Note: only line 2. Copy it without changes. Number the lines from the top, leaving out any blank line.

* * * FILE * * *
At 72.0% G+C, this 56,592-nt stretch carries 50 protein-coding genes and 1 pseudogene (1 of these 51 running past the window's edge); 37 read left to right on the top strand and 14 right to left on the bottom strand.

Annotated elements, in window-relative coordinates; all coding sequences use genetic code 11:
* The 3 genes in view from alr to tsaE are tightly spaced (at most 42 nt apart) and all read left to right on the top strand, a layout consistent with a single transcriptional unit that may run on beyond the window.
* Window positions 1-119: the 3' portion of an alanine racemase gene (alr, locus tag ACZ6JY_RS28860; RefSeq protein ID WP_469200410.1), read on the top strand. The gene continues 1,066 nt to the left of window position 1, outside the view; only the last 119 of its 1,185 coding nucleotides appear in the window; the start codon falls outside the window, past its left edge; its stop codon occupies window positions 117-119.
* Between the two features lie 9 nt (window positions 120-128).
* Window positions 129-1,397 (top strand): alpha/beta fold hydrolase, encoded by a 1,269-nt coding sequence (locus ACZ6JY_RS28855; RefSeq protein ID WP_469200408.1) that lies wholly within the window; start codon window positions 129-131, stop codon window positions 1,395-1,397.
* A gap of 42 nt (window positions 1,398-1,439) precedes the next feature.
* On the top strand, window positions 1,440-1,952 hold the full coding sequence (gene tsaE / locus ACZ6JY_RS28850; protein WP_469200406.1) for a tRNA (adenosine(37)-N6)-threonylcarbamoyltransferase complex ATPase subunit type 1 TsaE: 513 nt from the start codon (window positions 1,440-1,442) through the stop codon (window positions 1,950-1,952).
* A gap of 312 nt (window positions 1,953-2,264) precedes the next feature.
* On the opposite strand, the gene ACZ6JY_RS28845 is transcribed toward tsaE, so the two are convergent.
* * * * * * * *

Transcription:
Annotated elements, in window-relative coordinates; all coding sequences use genetic code 11: